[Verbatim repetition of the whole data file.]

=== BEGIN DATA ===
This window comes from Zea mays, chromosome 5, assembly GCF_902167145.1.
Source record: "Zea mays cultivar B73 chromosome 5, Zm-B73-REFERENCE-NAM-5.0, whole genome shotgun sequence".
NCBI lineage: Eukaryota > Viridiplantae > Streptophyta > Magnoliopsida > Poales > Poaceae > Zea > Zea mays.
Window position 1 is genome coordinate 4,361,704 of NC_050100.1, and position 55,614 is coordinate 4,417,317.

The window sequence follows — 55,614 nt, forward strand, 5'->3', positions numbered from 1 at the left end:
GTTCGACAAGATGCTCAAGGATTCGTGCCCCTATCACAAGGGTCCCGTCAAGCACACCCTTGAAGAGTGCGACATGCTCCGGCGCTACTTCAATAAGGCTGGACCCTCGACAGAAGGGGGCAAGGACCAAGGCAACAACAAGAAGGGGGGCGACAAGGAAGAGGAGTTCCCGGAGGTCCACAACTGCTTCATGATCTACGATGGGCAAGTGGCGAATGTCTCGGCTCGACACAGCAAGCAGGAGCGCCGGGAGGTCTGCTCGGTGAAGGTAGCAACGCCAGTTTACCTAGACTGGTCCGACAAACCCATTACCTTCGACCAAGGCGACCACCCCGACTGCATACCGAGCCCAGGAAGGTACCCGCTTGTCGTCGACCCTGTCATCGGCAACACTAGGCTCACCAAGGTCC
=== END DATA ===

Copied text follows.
This window comes from Zea mays, chromosome 5, assembly GCF_902167145.1.
Source record: "Zea mays cultivar B73 chromosome 5, Zm-B73-REFERENCE-NAM-5.0, whole genome shotgun sequence".
NCBI lineage: Eukaryota > Viridiplantae > Streptophyta > Magnoliopsida > Poales > Poaceae > Zea > Zea mays.
Window position 1 is genome coordinate 4,361,704 of NC_050100.1, and position 55,614 is coordinate 4,417,317.

The window sequence follows — 55,614 nt, forward strand, 5'->3', positions numbered from 1 at the left end:
GTTCGACAAGATGCTCAAGGATTCGTGCCCCTATCACAAGGGTCCCGTCAAGCACACCCTTGAAGAGTGCGACATGCTCCGGCGCTACTTCAATAAGGCTGGACCCTCGACAGAAGGGGGCAAGGACCAAGGCAACAACAAGAAGGGGGGCGACAAGGAAGAGGAGTTCCCGGAGGTCCACAACTGCTTCATGATCTACGATGGGCAAGTGGCGAATGTCTCGGCTCGACACAGCAAGCAGGAGCGCCGGGAGGTCTGCTCGGTGAAGGTAGCAACGCCAGTTTACCTAGACTGGTCCGACAAACCCATTACCTTCGACCAAGGCGACCACCCCGACTGCATACCGAGCCCAGGAAGGTACCCGCTTGTCGTCGACCCTGTCATCGGCAACACTAGGCTCACCAAGGTCC